HOUSE COMMITTEE SAYS LERNER WAIVED FIFTH AMENDMENT RIGHT. The House Oversight and Government Reform Committee decided Friday that Lois Lerner gave up her ability to plead the Fifth when she read a statement in which she said she was innocent at a May 22 hearing, the Associated Press reports. The 22-17 vote along party lines starts the process for the committee to potentially bring Lerner back to testify about the controversy surrounding how the Internal Revenue Service treated groups applying for tax-exempt status. Lerner has been put on administrative leave. Read more
THE COAL LOBBY'S FIGHT FOR SURVIVAL. Coal's dominant place in the American economy is slipping—and so, for the first time in a century, is its ability to get what it wants from Washington, National Journal's Coral Davenport reports. As President Obama prepares a push on climate change, coal is now reckoning with its role in global warming, whether it likes it or not. Privately, many people working for the coal lobby concede that the time has finally come to face up to climate change. Read more
- National Journal's Ronald Brownstein reports that 17 of the 20 most carbon-intensive states voted for Mitt Romney in 2012, while 18 of the 20 least carbon-intensive states backed Obama. Read more
GOP CHANNELS 'STAR TREK' WITH BILL TARGETING IRS. Rep. Peter Roskam, R-Ill., on Thursday introduced to the House the SPOCC Act, which aims to stop the Internal Revenue Service from wasteful spending at conferences per Treasury Department recommendations, The Hill reports. The bill's title of SPOCC (which stands for Stop Playing on Citizen's Cash Act) was chosen in part as a response to a 2010 video the IRS made parodying Star Trek's Mr. Spock. Read more
"It's unsettling. Somehow, political consultants have taken a man who once ran into a burning building and convinced him to run away from policy debates." –Rep. Rush Holt's spokesman, Thomas Seay, on Newark, N.J., Mayor Cory Booker's agreeing to two debates. (Newark Star-Ledger)
INSIDE 'MIDNIGHT MADNESS' AT GOLDMAN. When 180 Goldman Sachs employees participated in a scavenger hunt last fall, it was no ordinary game. For starters, it cost about $270,000 for a single night of fun. Participants were handed provisions like bubble-gum cards and a seating chart for Kevin Bacon's wedding. And before the night was over—the game lasted 15 hours—they had played laser mini-golf, changed the lighting on a skyscraper using an iPhone app, and raised about $1.4 million for charity. Quartz went along for the ride. Read more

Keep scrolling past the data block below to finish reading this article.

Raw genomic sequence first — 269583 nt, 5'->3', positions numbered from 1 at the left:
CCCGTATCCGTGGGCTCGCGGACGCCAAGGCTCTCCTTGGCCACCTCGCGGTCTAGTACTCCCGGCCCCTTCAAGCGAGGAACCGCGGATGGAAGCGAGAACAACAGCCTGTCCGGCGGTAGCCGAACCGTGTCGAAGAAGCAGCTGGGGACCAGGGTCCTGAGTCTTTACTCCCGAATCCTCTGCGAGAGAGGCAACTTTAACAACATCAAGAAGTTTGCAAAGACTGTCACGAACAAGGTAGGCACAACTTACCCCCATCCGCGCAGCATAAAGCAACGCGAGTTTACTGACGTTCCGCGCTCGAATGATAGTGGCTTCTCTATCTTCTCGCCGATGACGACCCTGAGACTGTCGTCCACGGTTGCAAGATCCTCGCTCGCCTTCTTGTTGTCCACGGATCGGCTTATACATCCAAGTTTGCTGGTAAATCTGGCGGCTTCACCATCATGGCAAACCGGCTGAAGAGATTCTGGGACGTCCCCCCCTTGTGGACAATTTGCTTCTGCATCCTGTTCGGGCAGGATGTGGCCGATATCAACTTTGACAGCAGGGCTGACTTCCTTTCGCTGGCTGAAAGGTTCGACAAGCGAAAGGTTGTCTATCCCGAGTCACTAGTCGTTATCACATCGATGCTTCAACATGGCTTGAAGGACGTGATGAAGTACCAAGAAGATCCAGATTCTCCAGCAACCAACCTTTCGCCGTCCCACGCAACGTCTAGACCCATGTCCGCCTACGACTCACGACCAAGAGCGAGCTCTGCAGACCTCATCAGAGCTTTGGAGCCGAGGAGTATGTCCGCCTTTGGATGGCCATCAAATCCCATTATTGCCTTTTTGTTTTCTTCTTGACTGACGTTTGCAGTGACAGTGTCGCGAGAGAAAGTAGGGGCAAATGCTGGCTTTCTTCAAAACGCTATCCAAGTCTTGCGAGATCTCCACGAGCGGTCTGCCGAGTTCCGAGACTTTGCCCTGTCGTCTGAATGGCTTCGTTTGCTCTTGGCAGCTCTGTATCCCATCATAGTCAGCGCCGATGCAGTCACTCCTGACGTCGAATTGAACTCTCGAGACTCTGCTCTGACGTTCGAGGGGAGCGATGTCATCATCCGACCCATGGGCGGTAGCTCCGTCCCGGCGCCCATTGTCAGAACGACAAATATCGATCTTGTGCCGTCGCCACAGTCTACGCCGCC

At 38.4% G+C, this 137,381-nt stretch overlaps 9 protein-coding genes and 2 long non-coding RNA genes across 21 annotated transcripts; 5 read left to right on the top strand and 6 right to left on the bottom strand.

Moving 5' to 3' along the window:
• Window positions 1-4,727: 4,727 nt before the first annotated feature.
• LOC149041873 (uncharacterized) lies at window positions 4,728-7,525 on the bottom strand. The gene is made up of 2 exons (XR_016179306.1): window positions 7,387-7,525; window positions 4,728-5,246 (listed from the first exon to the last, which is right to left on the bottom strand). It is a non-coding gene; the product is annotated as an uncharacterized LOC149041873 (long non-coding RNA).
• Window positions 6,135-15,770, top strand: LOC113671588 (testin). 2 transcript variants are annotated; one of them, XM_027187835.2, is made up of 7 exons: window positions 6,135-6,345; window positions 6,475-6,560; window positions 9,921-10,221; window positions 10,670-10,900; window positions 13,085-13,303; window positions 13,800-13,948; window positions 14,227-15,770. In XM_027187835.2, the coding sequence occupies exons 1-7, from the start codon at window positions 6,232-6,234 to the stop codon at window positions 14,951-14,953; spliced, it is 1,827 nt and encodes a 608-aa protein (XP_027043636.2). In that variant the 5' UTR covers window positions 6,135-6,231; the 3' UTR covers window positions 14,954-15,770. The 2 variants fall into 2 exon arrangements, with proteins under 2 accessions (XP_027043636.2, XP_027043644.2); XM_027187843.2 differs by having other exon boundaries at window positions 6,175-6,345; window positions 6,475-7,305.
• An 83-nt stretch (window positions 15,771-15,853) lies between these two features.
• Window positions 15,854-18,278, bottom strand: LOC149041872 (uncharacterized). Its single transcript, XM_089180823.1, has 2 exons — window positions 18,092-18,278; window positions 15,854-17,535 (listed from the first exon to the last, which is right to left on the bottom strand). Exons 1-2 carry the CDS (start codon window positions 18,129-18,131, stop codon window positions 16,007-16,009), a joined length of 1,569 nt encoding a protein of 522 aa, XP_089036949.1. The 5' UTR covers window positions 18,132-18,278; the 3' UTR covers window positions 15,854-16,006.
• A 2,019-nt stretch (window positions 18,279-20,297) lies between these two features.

ASSANGE TO APPEAR ON ABC'S THIS WEEK. WikiLeaks founder Julian Assange, who claims to be offering Snowden legal counsel, is slated to appear Sunday morning on ABC's This Week, reports Talking Points Memo. Read more
FRESHMAN REPUBLICAN WANTS TO RID D.C. OF TRAFFIC CAMERAS. It's no secret that D.C. residents hate the city's traffic cameras that have collected millions of dollars from impatient, lead-footed motorists. But apparently, so does one freshman congressman who doesn't even have a car in Washington, National Journal's Matt Vasilogambros reports. Rep. Kerry Bentivolio, R-Mich., is in the process of introducing legislation that "would prohibit the District of Columbia, and no other jurisdiction, from using automated traffic-enforcement systems," according to a press release from Delegate Eleanor Holmes Norton, D-D.C. Norton cites statistics that say that hundreds of jurisdictions in 24 states use traffic cameras, and criticizes Bentivolio for targeting just the nation's capital. Read more
DOJ HAS ALMOST 100 UNPAID SPECIAL ASSISTANT U.S. ATTORNEYS. The Justice Department has listings for 13 unpaid positions for "experienced attorneys," ProPublica reports. The catch is that there is no salary involved. In total, 96 special assistant attorneys are currently working at Justice for free. A department spokesman said the unpaid positions were in reaction to the sequester, which cut $1.6 billion from its budget. Now, officials and advocates are arguing over whether the practice is legal. Read more
- Politics & Government
- National Journal
- Nelson Mandela
- President Obama
- immigration reform